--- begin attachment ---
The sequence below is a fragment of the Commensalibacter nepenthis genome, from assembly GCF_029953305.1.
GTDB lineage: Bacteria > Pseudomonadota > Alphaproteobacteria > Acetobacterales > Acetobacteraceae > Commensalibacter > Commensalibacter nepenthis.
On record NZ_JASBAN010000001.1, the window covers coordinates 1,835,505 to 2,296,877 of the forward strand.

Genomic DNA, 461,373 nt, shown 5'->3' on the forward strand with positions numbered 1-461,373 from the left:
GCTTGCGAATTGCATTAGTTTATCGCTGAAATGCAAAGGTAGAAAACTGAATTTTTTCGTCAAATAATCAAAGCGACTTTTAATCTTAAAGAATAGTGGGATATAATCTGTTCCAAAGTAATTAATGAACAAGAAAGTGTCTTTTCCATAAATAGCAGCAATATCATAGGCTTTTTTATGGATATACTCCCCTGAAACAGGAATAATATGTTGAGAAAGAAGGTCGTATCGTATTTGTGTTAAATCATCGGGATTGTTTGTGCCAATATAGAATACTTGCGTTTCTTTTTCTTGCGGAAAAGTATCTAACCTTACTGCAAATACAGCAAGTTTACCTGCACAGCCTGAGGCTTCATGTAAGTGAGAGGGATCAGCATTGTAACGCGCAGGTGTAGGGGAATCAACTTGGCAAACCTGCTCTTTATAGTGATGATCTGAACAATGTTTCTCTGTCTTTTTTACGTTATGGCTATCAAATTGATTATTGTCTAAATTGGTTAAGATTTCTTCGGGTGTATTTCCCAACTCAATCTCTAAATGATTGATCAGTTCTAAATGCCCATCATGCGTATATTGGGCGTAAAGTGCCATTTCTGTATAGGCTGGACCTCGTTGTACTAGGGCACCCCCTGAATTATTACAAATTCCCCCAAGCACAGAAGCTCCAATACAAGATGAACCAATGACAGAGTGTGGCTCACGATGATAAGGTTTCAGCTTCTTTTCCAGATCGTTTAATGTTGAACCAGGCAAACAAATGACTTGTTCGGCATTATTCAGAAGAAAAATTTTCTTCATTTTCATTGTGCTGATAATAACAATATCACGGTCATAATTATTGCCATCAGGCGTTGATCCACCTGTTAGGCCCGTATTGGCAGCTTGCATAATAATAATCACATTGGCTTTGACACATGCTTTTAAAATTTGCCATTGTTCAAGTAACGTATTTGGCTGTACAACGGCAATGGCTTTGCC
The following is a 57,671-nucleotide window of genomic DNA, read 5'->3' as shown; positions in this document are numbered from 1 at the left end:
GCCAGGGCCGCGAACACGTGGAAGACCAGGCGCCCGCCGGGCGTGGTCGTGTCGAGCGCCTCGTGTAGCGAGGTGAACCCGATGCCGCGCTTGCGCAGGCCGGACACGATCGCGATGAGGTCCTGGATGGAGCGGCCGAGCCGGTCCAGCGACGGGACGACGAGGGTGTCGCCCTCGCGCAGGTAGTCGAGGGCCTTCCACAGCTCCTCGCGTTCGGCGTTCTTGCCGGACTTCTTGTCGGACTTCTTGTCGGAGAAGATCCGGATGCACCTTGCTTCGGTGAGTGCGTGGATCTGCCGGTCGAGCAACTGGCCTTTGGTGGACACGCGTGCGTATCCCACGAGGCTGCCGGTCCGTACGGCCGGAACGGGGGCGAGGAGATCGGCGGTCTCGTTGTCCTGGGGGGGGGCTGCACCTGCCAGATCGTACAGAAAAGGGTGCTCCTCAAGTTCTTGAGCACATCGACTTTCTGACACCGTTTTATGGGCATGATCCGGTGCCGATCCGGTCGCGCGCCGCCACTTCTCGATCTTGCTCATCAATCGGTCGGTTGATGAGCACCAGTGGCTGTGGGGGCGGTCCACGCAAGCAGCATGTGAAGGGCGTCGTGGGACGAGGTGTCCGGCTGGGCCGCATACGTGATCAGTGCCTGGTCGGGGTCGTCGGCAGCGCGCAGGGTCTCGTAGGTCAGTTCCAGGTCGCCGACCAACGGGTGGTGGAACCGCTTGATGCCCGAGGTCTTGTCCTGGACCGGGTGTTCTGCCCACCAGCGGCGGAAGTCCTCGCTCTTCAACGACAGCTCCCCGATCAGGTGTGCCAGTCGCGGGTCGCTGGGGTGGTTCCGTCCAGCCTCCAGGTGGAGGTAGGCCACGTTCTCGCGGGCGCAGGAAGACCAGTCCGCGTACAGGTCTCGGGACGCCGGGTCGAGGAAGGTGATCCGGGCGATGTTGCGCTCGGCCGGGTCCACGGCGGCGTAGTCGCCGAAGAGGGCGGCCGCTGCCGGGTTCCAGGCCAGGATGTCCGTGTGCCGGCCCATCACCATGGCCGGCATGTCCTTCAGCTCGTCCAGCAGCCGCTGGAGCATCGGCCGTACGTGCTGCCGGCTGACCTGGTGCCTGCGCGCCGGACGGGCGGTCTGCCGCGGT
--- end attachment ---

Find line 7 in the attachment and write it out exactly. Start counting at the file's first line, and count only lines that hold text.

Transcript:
GCCAGGGCCGCGAACACGTGGAAGACCAGGCGCCCGCCGGGCGTGGTCGTGTCGAGCGCCTCGTGTAGCGAGGTGAACCCGATGCCGCGCTTGCGCAGGCCGGACACGATCGCGATGAGGTCCTGGATGGAGCGGCCGAGCCGGTCCAGCGACGGGACGACGAGGGTGTCGCCCTCGCGCAGGTAGTCGAGGGCCTTCCACAGCTCCTCGCGTTCGGCGTTCTTGCCGGACTTCTTGTCGGACTTCTTGTCGGAGAAGATCCGGATGCACCTTGCTTCGGTGAGTGCGTGGATCTGCCGGTCGAGCAACTGGCCTTTGGTGGACACGCGTGCGTATCCCACGAGGCTGCCGGTCCGTACGGCCGGAACGGGGGCGAGGAGATCGGCGGTCTCGTTGTCCTGGGGGGGGGCTGCACCTGCCAGATCGTACAGAAAAGGGTGCTCCTCAAGTTCTTGAGCACATCGACTTTCTGACACCGTTTTATGGGCATGATCCGGTGCCGATCCGGTCGCGCGCCGCCACTTCTCGATCTTGCTCATCAATCGGTCGGTTGATGAGCACCAGTGGCTGTGGGGGCGGTCCACGCAAGCAGCATGTGAAGGGCGTCGTGGGACGAGGTGTCCGGCTGGGCCGCATACGTGATCAGTGCCTGGTCGGGGTCGTCGGCAGCGCGCAGGGTCTCGTAGGTCAGTTCCAGGTCGCCGACCAACGGGTGGTGGAACCGCTTGATGCCCGAGGTCTTGTCCTGGACCGGGTGTTCTGCCCACCAGCGGCGGAAGTCCTCGCTCTTCAACGACAGCTCCCCGATCAGGTGTGCCAGTCGCGGGTCGCTGGGGTGGTTCCGTCCAGCCTCCAGGTGGAGGTAGGCCACGTTCTCGCGGGCGCAGGAAGACCAGTCCGCGTACAGGTCTCGGGACGCCGGGTCGAGGAAGGTGATCCGGGCGATGTTGCGCTCGGCCGGGTCCACGGCGGCGTAGTCGCCGAAGAGGGCGGCCGCTGCCGGGTTCCAGGCCAGGATGTCCGTGTGCCGGCCCATCACCATGGCCGGCATGTCCTTCAGCTCGTCCAGCAGCCGCTGGAGCATCGGCCGTACGTGCTGCCGGCTGACCTGGTGCCTGCGCGCCGGACGGGCGGTCTGCCGCGGT